Important Footnotes:

    • Volume & OI: Open interest represents the total number of contracts, including both buy and sell positions, outstanding between all market participants. We should think of open interest as new business (additional liquidity). Open interest is closely linked to liquidity. Generally, to gain conviction over a potentially developing bullish market, we could analyze whether or not open interest increases, new buyers coming in, which fuels the continuation higher on renewed commitment, ideally replicated by volume increasing or at least maintaining a steady measure. If on a bullish market, the open interest is decreasing, it has a different meaning all together, suggesting shorts covering, players stopped out, and hence money is leaving the market. This information to understand move dynamics is key.
    • Large Specs: The Net Non-Commercial Positions, often referred as Large Specs, comprise contracts held by large speculators, mainly hedge funds and banks trading currency futures for speculation purposes. Speculators, for the most part, have no need to use the futures market as hedging, with the sole intention being speculative in nature, buy or sell at a profit, before the contract becomes due. This category tends to carry large positions and are often guided by fundamental developments. Historically, they are characterized by being trend-followers and tend to get the right directional bias.
    • Commercials: Entities that are commercially engaged in business activities hedged by the use of the futures or option markets. The main characteristic of this group is that their activity orbits around the need to buy or sell the underlying contract to minimize the risk of exchange rate variations in the future. Like the large specs, this group also tends to carry large positions at times and due to the hedging nature of its activity, act as contrarian traders, best buying when prices are low and vice versa.
    • Dealers: These participants are typically described as the “sell side” of the market or net hedgers. They don’t take positions to speculate for profits, but instead design various financial strategies to allocate assets to institutional clients. They help us understand supply and demand dynamics and act as liquidity providers and tend to have matched books or offset their risk across markets and clients. Futures contracts are part of the pricing and balancing of risk associated with the products they sell and their activities. These include large banks (U.S. and non-U.S.) and dealers in securities, swaps and other derivatives. These participants track very closely the open interest.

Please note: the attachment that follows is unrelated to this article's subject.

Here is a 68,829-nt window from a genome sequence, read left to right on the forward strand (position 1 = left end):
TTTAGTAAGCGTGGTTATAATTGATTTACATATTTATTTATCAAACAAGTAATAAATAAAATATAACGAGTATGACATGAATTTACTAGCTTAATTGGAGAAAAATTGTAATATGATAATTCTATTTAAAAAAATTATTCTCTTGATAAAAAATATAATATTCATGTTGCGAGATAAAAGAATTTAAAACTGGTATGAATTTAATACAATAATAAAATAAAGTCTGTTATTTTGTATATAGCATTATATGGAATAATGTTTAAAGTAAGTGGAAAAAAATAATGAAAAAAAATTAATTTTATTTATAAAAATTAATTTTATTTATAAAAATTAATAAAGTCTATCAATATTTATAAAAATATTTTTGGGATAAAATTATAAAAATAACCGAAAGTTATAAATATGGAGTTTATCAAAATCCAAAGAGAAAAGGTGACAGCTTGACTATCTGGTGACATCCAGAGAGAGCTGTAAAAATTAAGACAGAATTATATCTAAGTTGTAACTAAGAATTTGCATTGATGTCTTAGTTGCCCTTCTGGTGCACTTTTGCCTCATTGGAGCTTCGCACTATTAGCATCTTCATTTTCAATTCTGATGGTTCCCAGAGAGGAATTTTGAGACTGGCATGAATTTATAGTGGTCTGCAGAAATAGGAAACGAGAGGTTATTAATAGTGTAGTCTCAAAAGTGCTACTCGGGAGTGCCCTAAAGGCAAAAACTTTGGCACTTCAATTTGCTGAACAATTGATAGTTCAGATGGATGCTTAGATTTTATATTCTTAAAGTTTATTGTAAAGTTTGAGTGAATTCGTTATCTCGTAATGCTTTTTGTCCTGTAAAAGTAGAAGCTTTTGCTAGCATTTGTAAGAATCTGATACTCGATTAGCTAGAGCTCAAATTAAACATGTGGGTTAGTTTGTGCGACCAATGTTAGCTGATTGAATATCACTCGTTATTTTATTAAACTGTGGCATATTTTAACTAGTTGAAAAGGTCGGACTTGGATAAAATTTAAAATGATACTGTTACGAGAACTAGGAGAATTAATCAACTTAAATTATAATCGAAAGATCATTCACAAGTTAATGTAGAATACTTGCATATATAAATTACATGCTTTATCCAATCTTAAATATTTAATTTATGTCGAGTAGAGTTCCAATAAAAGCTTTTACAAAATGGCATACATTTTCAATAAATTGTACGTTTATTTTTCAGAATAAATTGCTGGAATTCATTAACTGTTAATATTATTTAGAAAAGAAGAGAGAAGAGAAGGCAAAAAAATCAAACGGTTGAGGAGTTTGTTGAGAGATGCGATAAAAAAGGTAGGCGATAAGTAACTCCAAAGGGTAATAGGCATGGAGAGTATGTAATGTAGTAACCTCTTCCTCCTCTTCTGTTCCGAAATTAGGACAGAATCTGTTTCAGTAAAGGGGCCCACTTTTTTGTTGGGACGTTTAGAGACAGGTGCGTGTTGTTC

• Asset Managers: These are institutional investors who tend to act slowly in established trends, which include pension funds, endowments, academic institutions, insurance companies, mutual funds and those portfolio/investment managers who predominantly represent institutional clients. Their performance is based on the average of the industry, not in the business of taking contrarian positions and/or changing their macro view that often.
    • Leveraged Funds: These are typically hedge funds and various types of money managers, including registered commodity trading advisors (CTAs); registered commodity pool operators (CPOs) or unregistered funds identified by CFTC. The strategies may involve taking outright positions or arbitrage within and across markets. The traders may be engaged in managing and conducting proprietary futures trading and trading on behalf of speculative clients.
     
  3. IvanGlobalPrime

    IvanGlobalPrime Private

    Joined:
    Aug 1, 2018
    Messages:
    25